TV Show Review: Ben Franklin

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Benjamin Franklin: America's Renaissance Man

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Warning: Parts of this show not appropriate for younger viewers.

The latest in a long line of documentaries from the History Channel focuses on Benjamin Franklin, perhaps the most enigmatic of America's Founding Fathers. It premieres on Sunday, December 5, at 9 p.m. Eastern and Pacific Times.

This show covers the usual territory, focusing on Franklin's role in winning the Revolutionary War and forming a new government. We see young Ben grow up a mischievous and curious boy and then become the same sort of adult.

Like other of this channel's shows, this one is heavy on the period illustrations and set pieces. In every case, they do not distract but rather enhance the point the show is trying to make. And unlike other shows this channel has produced, this one relies sparsely on actual re-enactment and more on traditional narration. This is definitely a good thing. You the viewer can follow in Franklin's footsteps, seeing the real places in his life, most of which are still standing and accessible to the public.

The show does an excellent job of highlighting Franklin's scientific achievements and his diplomatic successes. Watchers who know only that he "discovered" electricity and signed the Constitution will find their knowledge expanded several fold.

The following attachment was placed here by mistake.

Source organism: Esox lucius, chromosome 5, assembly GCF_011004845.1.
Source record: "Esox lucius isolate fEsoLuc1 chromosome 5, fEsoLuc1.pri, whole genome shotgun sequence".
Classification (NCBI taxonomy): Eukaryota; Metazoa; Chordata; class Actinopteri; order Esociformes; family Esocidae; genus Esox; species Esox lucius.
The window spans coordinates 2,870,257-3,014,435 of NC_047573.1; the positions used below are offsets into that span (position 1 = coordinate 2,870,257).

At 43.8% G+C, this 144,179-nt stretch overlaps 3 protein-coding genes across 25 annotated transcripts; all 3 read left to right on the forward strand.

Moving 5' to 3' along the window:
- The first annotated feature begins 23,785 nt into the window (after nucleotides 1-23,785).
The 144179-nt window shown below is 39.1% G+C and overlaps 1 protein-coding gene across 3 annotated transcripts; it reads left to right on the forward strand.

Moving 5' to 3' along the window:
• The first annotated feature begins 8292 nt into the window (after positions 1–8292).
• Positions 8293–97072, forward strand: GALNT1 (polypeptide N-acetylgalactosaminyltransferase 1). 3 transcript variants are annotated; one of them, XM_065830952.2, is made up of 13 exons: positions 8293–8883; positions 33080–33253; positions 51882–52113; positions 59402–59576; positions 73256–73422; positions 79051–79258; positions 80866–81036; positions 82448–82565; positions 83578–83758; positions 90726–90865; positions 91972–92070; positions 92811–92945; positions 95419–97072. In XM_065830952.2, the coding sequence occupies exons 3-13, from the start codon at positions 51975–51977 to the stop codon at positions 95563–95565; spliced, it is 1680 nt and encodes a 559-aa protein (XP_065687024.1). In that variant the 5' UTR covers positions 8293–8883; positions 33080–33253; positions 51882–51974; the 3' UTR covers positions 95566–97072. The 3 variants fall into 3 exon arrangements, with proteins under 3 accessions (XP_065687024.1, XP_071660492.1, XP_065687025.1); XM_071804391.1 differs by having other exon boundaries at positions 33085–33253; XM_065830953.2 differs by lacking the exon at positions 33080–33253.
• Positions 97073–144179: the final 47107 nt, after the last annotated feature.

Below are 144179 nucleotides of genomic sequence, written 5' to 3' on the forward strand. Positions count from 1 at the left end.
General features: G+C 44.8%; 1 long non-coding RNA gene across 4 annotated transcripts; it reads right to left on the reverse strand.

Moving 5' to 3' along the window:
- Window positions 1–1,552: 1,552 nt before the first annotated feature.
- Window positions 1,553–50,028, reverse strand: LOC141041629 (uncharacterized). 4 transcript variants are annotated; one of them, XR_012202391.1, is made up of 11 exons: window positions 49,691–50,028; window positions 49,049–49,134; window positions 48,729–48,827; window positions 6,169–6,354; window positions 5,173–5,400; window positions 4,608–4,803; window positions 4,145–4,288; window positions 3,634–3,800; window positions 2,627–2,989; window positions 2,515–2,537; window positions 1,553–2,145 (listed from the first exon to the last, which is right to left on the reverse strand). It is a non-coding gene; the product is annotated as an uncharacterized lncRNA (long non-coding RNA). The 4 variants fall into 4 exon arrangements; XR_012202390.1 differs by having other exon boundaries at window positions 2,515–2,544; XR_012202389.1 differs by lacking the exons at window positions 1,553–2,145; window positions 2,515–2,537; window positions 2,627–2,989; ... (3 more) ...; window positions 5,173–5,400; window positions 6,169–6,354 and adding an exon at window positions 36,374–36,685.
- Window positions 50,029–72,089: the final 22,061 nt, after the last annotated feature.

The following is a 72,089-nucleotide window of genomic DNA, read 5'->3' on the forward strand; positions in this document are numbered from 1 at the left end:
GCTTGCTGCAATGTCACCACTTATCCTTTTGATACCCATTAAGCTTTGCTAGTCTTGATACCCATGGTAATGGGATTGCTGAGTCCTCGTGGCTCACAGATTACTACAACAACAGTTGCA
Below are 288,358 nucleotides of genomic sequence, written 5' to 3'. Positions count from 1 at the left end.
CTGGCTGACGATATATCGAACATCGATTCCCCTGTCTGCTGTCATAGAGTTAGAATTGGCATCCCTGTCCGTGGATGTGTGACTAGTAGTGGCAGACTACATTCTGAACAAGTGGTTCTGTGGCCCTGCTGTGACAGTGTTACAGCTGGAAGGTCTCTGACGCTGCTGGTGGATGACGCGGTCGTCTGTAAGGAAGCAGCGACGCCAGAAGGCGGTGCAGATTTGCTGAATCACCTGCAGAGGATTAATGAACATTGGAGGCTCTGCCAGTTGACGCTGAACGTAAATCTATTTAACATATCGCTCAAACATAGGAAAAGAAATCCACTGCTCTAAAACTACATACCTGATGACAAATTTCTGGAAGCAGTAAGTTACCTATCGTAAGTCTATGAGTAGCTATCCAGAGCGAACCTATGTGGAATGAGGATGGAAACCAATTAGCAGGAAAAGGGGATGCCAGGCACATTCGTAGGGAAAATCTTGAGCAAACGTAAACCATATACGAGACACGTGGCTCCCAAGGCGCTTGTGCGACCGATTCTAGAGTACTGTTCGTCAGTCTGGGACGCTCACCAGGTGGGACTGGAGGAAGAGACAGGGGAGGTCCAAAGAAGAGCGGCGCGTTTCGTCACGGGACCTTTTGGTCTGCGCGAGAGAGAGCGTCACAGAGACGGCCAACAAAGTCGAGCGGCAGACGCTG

The show also does an excellent job of showcasing Franklin's awful relations with his family members, including his involuntary estrangement from his son as the two took different sides in the political struggle that became the Revolutionary War, and his voluntary estrangement from his wife, as he preferred to live the public life of leisure and hero worship in England and France while she preferred to stay home and tend the hearth and family in Philadelphia.

The new "hook" for this show is the addition of "ladies' man" to the list of descriptions of Benjamin Franklin. A good quarter of an hour in this 90-minute production is devoted to Franklin's reputation as a flirtatious man and a lover of many women, all the while still married. It is this material that elevates the recommended age of viewers of this show to that of older kids and adults. Some of the descriptions of Franklin's correspondence with women are frank and inappropriate for younger children. Teachers and parents who want to show this show to non-teen-aged kids would do well to record the show and then skip over these parts.

All in all, though, this is a wonderful addition to the pantheon of Benjamin Franklin information. The interviews with leading biographers tell the story of America's Renaissance in all his glory and success, while also telling of his failures and disappointments. The result is a much more human—and much more remarkable—man.

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David White